For believers, the answer to the question “Who’s on first?” is “Others are!”
Do nothing out of selfish ambition or vain conceit. Rather, in humility value others above yourselves, not looking to your own interests but each of you to the interests of the others.
The Apostle Paul pleads with the Philippian church to be “like-minded, having the same love, being one in spirit and of one mind” (Philippians 2:2). And, he lays out precisely what this looks like. A few observations:
- Unity is only possible when “selfish ambition or vain conceit” is far removed from God’s people. Selfish people may share selfishness in common, but being united in the vices is hardly praiseworthy.
- Selfishness is never an ethical option for believers or anyone (contra Ayn Rand), however favorable the consequences (the double negative is as strong as the language would permit (“μηδεν … μηδε” or “Do nothing . . . never!”).
- These verses (Philippians 2:3-4) are binding on all Christians at all times. The cure for selfishness is putting others ahead of ourselves. All believers everywhere all of the time must “consider others better than yourselves,” which by definition is humility.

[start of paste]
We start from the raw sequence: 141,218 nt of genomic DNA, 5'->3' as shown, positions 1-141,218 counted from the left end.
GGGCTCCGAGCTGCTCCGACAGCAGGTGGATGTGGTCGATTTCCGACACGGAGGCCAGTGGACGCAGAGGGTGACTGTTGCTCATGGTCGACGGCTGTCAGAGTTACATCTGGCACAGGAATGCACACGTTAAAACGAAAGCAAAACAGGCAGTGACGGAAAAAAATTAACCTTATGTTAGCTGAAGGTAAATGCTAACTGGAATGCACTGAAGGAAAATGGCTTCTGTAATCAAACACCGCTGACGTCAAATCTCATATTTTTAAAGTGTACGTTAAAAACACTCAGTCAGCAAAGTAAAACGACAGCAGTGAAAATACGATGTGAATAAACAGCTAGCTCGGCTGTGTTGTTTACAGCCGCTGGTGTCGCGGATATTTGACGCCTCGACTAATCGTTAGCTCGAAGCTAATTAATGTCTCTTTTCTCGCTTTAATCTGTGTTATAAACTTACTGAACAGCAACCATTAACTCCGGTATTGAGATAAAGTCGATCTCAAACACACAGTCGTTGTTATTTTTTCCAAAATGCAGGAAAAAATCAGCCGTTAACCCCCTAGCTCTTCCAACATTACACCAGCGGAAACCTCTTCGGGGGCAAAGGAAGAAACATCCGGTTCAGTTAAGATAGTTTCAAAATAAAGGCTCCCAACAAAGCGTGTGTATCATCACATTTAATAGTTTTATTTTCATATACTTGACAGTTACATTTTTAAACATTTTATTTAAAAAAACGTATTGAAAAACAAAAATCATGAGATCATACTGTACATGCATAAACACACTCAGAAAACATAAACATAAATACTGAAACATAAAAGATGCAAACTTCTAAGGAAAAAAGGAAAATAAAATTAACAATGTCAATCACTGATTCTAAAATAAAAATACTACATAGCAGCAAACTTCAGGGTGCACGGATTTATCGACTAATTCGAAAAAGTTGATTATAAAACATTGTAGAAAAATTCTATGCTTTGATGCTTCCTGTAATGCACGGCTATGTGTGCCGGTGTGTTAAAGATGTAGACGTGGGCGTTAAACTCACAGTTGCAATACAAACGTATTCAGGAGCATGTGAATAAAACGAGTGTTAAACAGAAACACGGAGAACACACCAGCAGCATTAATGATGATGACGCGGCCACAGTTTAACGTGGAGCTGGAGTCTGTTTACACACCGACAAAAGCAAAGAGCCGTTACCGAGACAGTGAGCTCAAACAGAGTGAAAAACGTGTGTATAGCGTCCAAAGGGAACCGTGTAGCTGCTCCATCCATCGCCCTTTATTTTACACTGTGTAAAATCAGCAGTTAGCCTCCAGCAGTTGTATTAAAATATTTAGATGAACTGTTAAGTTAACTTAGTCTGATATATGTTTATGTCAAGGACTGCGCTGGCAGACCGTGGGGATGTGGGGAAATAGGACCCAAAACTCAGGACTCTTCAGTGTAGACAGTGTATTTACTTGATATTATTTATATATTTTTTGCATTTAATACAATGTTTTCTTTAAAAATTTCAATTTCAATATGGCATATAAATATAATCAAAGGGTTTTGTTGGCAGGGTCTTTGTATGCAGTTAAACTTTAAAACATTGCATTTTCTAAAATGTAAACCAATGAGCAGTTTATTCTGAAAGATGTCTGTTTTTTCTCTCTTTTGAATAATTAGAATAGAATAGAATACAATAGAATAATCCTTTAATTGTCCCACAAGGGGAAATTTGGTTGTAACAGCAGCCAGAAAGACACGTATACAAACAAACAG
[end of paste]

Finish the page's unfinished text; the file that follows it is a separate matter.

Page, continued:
- In typical Greco-Roman thought “humility” (ταπεινοφροσυνη) was more a vice than a virtue and was “looked on as shameful, to be avoided and overcome by act and thought” (Esser, NIDNTT, 2:260).
- Hence, to “conduct yourselves in a manner worthy of the gospel of Christ” necessarily entails self-denying, self-sacrificing displays of humility toward one another. The predominant trait of all believers must be humility; otherwise we not only alienate others but face God as our opponent (1 Pt. 5:5-6, note the present tense: “God [continually] graces the [continually] humble” and vice versa)!
- Paul is not condemning all self-interests, but a selfish preoccupation with them. The gist is to fix our attention upon others’ interests first, before our own. Indeed, the hallmark of biblical love is that it is “not self-seeking” (1 Cor. 13:5).